1. Do not exceed 12 to 16 samples per extraction series to better control the total time that the soil is in contact with the extraction solution.
Laboratories currently handle 12 to over 50 samples per set.
2. Use an extraction ratio of 1:10, or 1 g soil per 10 ml of Bray I solution.
3. Use a 0.5 mm sieve.
4. Shake for five minutes at 175 rpm.
5. Use direct filtration with Whatman No. 42 or S&S 5893 (blue ribbon). Filtration should not exceed 10 minutes. If the filtrate is not clear, filter it again.
6. Compare laboratory results with known control samples. Exchange samples with other laboratories.
Reference values for the interpretation of foliar phosphorus. Bean yield was significantly related to foliar P (R2 = 0.68), but even better related with DRIS index values for foliar P (R2 = 0.83). This agrees with Wortmann et al. (1992) who found interpretation by DRIS to be more accurate in predicting nutrient needs of bean than use of critical foliar nutrient levels. The data suggest a critical P level of 0.40% which agrees with that reported by Reuter and Robins (1986), but is higher than that estimated by Wortmann et al. (1992). DRIS norms for the interpretation of foliar analyses are expected to be widely applicable (Walworth and Sumner, 1987), but Wortmann et al. (1992) found significant differences between norms estimated from a broad-based data set and those estimated from East African data alone, suggesting accuracy of DRIS may be further improved by having sets of norms for specific production environments.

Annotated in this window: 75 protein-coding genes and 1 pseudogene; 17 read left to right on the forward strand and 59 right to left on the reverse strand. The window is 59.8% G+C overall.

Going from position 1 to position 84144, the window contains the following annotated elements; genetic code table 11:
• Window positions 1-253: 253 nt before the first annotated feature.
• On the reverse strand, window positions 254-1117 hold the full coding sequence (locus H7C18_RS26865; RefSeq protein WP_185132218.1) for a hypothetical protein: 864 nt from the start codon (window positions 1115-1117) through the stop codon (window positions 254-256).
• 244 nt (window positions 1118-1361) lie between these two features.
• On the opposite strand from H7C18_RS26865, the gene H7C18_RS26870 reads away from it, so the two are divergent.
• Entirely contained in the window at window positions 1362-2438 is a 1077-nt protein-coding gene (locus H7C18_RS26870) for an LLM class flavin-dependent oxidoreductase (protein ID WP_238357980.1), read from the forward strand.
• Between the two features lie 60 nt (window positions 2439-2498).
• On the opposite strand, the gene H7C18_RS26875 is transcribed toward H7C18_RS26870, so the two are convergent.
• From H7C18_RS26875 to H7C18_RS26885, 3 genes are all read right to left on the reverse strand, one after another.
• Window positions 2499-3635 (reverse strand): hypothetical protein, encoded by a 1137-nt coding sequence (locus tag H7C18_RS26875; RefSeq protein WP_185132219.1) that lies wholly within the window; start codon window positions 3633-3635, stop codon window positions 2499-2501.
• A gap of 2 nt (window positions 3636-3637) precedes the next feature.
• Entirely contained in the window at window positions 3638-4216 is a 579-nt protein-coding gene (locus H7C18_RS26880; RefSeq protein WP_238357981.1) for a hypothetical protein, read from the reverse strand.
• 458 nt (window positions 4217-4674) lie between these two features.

The results illustrate the importance of standardisation of soil and foliar test procedures. Small modifications of an analytical procedure can significantly affect the results. Time of sampling soil is important to interpretation of the results. Response to applied P is expected if soil P values by Bray I are less than 6 or 9 ppm, when soil is sampled in January or July, respectively. Interpretation of foliar test results by DRIS is expected to be superior to use of critical nutrient levels, but the results indicate that DRIS norms estimated for a specific environment may be more accurate for that environment than broad-based norms.
The investigations have been carried out with the assistance of ISAR-Rubona, the National University in Butare, as well as PASI and Projet dÕIntensification Agro-Sylvo-Pastoral. We are especially indebted to Dr. K.G. Steiner (GTZ/ISAR) for support of this study. Finally, we would like to express our sincere respect for all members of our research staff who were killed or otherwise affected by the civil war in Rwanda.
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Copyright 1996 The African Crop Science Society